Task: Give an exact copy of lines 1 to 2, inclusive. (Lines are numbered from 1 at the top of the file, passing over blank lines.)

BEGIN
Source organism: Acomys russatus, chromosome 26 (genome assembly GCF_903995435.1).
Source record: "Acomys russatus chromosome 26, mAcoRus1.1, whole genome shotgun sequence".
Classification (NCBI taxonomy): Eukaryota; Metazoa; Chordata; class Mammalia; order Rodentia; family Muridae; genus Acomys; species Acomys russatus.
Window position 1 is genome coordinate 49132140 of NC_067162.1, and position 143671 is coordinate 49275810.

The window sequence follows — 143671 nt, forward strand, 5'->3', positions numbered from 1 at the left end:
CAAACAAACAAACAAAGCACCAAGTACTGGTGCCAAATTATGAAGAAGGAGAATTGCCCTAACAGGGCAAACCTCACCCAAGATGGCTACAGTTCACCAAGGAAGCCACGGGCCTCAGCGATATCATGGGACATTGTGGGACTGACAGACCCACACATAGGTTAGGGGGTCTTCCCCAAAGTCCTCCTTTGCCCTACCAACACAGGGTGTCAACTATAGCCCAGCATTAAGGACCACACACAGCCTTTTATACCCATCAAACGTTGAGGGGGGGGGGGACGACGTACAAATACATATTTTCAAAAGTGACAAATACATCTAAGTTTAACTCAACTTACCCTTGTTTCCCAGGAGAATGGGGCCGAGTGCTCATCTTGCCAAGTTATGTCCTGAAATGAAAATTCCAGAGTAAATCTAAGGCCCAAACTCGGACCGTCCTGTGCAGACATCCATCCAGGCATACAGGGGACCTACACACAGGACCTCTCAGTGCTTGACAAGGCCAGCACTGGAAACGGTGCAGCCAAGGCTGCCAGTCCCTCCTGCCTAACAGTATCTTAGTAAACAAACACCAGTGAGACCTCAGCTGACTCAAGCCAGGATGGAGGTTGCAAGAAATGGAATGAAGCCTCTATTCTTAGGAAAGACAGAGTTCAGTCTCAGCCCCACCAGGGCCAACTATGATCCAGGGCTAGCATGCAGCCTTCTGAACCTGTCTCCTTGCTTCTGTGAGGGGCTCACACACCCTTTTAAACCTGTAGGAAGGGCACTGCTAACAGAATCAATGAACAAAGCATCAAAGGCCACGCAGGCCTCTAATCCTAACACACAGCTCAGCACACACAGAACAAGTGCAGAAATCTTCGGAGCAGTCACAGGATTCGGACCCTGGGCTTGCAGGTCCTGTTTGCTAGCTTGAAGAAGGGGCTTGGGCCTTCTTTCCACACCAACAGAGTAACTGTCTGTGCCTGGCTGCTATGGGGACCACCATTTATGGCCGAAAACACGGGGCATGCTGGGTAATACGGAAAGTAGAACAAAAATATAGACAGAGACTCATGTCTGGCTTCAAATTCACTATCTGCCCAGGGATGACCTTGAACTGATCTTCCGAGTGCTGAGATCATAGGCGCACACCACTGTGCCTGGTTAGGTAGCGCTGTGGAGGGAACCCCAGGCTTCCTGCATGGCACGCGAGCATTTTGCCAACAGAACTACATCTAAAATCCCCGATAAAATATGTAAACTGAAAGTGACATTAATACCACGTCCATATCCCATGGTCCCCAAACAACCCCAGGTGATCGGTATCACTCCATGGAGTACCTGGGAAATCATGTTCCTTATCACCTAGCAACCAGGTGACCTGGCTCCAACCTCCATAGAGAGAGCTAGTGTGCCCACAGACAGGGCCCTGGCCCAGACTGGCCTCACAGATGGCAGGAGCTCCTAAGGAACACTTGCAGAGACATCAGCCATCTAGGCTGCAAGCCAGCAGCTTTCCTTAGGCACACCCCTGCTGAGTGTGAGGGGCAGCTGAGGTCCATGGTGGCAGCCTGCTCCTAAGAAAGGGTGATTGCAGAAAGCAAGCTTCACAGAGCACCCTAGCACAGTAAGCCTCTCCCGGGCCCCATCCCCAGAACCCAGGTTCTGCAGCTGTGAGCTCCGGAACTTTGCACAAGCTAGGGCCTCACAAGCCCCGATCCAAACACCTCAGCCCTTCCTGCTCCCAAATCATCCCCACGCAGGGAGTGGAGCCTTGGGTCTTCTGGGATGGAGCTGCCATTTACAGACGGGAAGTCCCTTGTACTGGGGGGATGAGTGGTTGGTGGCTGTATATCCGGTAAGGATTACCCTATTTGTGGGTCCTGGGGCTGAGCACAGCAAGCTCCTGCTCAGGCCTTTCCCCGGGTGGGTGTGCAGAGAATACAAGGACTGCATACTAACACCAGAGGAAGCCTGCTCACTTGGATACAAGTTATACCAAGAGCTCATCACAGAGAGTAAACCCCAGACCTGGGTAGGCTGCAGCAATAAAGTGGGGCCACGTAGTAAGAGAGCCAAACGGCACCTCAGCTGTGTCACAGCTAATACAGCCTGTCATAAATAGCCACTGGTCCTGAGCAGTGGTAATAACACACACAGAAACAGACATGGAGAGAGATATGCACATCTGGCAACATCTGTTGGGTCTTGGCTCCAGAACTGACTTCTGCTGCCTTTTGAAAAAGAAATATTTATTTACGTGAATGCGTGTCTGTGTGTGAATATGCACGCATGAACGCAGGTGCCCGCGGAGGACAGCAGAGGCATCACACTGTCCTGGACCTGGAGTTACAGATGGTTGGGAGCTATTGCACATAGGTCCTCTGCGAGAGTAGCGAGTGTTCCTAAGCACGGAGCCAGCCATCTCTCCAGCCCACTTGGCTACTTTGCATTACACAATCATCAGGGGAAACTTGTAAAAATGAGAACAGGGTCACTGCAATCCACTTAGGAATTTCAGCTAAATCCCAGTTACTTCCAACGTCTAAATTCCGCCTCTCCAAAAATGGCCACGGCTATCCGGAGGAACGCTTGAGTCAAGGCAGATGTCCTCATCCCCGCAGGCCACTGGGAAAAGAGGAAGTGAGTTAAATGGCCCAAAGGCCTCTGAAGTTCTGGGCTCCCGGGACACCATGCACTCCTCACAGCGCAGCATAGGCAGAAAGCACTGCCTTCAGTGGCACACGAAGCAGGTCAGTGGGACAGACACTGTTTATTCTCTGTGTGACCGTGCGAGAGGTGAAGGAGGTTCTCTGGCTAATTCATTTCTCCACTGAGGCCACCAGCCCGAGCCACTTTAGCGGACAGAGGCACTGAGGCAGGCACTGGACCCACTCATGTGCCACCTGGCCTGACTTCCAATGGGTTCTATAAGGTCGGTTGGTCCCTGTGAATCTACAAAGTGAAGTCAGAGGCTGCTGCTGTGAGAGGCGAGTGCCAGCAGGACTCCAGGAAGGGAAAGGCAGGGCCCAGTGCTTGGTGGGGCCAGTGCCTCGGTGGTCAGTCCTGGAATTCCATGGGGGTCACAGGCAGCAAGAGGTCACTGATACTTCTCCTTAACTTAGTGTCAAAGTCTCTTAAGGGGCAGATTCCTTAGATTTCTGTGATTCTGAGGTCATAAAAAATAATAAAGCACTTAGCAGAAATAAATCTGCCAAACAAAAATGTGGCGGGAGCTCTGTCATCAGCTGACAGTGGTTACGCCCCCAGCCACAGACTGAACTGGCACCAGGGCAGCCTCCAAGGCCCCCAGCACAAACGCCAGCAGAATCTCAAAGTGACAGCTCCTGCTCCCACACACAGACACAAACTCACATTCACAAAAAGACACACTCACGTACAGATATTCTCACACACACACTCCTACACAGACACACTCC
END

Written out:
Source organism: Acomys russatus, chromosome 26 (genome assembly GCF_903995435.1).
Source record: "Acomys russatus chromosome 26, mAcoRus1.1, whole genome shotgun sequence".